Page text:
This Sunday (November 17th) is National Take a Hike Day!
I’m excited. But given my pathetic blog stats lately, I very much understand that not everyone is a hiking nut like me.
I get it. Exercise — an activity that requires you to wear tight clothing, grow sweat rings, and potentially expose your lack of cardiovascular endurance — is not something everyone wants to share with other humans.
So for those of you who hate getting sweaty in front of others, I propose you give one of these trails a shot. Each is easy, short, and offers plenty of privacy so you can try out this hiking thing without feeling too self-conscious.
Tip: Click the hike title for a link to its EveryTrail review and be sure to scroll to the bottom right corner of the EveryTrail page for driving directions.
You can so totally do this. I promise.
South Central Valley: Judith Tunnell Trail in South Mountain
This is a barrier free trail. Which means it’s wheelchair friendly. I was sure to include wheelchair-friendly hikes in every chapter of my book and I regret that I did not feature this one (2nd edition, here we come!) because it really is lovely. The trail is beautifully paved and was totally deserted when I explored it with my family a few weeks ago. At just 1.3 miles total with only a few small inclines (inclines that would totally make my arms fall off if I were in a wheelchair, btw), this hike amounts to a leisurely stroll if you’re a walking person. It also features plenty of benches and shaded structures with educational plaques to help pass the time.
West Valley: Black Rock Loop in White Tank Mountain Regional Park (Free admission on National Take a Hike Day!)
Flat. Short. Deserted. Easy. There’s not much holding you back from trying this trail out. And it has two options: The Long Loop at 1.2 miles and the Short Loop at 0.5 mile. Yes, you can take as much time as you want on this little-known trail that simply walks through the flat desert around a couple large black rocks. Your biggest challenge will be avoiding the cholla that surrounds the trail.
Central Valley: Mohave Trail 200 in Phoenix Mountains Preserve
Okay, so if you haven’t been to the gym lately (And why would you? Too many judgmental eyes!), this one might be a little tough. But who cares when you can openly curse your burning lungs and take as many breaks as you wish because there’s no one around to silently mock you? I’ve hiked Mohave five or six times and I think I’ve seen one other person on the trail. I assume it’s because everyone else is busy killing themselves by hiking up the neighboring Piestewa Peak. Mohave is only 0.6 mile up a mere 300 feet to a tiny perch that offers a spectacular view to South Mountain and the city below. After soaking up the scenery, you make an easy descent back to the trail head to total a scant 1.2 mile.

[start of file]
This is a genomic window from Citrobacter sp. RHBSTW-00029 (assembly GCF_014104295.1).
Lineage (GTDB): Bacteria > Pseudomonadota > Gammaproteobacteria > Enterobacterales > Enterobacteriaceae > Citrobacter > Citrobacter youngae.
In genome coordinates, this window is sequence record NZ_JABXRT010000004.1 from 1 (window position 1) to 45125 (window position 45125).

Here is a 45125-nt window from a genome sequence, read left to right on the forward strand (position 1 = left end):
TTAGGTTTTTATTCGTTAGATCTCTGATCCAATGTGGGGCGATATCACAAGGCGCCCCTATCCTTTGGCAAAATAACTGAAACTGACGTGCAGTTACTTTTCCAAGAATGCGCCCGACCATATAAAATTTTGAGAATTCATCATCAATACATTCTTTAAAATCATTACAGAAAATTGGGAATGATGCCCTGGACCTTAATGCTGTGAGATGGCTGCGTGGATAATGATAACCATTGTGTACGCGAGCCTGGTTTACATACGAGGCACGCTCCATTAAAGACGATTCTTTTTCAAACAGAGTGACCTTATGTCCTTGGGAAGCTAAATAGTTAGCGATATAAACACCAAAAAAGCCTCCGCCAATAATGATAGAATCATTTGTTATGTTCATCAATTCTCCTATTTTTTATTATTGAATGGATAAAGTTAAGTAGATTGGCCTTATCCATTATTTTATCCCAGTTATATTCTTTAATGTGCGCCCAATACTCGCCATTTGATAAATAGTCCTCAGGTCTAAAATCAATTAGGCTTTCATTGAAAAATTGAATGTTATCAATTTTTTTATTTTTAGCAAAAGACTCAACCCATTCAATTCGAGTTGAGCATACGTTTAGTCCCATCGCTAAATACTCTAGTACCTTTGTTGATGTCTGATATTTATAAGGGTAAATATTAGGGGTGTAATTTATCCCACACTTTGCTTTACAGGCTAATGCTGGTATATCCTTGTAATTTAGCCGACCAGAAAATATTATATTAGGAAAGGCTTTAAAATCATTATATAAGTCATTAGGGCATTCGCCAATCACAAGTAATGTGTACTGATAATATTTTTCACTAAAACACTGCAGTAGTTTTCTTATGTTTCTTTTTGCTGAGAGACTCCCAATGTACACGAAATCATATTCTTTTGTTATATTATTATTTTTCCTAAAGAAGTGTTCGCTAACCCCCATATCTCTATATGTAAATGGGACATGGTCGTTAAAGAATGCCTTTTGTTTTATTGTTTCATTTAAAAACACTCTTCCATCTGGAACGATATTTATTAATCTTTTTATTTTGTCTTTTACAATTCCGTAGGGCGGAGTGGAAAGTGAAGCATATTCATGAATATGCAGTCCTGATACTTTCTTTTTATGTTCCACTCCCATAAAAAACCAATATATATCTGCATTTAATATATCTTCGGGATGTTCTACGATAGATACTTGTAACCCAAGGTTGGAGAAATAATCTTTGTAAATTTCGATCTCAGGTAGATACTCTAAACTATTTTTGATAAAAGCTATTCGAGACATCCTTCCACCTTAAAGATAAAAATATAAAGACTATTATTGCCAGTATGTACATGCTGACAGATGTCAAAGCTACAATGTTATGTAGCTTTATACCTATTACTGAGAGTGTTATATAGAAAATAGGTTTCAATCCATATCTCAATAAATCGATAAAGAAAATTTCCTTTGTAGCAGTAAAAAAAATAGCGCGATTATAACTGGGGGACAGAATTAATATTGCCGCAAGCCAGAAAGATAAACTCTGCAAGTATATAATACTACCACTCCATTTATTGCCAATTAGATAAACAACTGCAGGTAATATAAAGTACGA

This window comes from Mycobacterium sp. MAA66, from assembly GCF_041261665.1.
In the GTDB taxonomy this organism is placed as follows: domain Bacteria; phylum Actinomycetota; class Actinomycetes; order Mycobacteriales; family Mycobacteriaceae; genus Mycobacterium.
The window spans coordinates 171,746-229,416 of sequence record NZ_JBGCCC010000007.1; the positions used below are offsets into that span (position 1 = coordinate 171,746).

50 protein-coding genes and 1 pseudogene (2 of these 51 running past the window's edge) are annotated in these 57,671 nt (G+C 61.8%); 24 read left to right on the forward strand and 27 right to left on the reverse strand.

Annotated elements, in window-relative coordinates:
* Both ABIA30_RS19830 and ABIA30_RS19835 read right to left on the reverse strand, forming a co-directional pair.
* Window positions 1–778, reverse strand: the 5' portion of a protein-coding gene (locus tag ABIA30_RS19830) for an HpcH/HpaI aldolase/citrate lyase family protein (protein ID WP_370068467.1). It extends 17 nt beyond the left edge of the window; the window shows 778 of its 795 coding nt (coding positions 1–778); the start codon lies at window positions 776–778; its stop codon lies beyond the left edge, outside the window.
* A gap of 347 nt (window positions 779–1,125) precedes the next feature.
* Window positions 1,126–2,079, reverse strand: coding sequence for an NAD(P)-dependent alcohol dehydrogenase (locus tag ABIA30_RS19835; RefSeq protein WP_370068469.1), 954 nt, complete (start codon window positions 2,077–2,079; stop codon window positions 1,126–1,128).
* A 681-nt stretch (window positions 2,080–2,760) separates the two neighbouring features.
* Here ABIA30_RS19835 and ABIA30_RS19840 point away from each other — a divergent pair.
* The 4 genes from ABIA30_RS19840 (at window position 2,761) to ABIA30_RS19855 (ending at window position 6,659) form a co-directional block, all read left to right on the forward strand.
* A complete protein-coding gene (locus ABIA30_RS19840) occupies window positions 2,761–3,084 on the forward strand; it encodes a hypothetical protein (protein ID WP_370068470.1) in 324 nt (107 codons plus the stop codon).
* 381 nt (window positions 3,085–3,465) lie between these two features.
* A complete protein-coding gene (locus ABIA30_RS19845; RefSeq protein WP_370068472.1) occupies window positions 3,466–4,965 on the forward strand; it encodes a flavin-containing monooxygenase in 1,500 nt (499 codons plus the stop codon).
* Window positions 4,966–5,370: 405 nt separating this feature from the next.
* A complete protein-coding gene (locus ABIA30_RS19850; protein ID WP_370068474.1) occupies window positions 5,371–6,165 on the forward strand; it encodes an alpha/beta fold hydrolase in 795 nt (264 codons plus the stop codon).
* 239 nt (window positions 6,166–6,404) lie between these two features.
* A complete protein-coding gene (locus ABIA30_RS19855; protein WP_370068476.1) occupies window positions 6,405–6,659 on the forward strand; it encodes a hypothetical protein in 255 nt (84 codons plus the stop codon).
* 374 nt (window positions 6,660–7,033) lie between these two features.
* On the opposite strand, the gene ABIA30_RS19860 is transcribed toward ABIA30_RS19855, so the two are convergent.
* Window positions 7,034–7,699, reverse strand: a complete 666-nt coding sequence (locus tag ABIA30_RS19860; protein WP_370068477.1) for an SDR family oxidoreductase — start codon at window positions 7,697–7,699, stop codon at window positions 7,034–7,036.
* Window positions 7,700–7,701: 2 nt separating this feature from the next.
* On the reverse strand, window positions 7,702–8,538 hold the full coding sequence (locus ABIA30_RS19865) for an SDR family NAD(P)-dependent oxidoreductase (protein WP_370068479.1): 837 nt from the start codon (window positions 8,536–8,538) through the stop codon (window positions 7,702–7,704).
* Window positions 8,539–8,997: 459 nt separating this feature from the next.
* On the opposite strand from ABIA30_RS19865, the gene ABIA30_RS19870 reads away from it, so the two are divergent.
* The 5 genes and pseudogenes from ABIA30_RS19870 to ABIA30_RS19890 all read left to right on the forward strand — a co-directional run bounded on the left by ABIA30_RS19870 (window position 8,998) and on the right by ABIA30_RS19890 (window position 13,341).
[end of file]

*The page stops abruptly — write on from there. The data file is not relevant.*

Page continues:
Blevins is so beautiful, it’s CRAY.
East Valley: Blevins to Cat Peaks Loop in Usery Mountain Regional Park (Free admission on National Take a Hike Day!)
I recently took my sister-in-law on this hike in the east valley to prove to her that I wouldn’t force her into anything too hard-core. It worked. We enjoyed a breezy, 3-mile walk on the flat terrain of this desert trail that is off the radar for hikers. If you can walk across a parking lot, you can easily manage this trail. The only human contact you’ll have is with the locals who choose to enjoy this trail on horseback. So even if you’re working up a sweat, there’s no shame. At least you’re not making an animal do the heavy lifting.
North Valley: Sears-Kay Ruin Loop in Tonto National Forest
This one requires a bit of a drive. But consider the distance your insurance policy against the peering eyes of health elitists who might cruelly judge your muffin top (jerks!). At just 1 mile total, this little loop is one of my all-time favorites. You’re out in the middle of nowhere, climbing a small hill, and touring the ruins of a 900-year-old Hohokam village. With plenty of informational plaques, you’ll have all the excuses you need to take breaks between breaths (this one’s great for kids, too).
Have a happy National Take a Hike Day, everyone!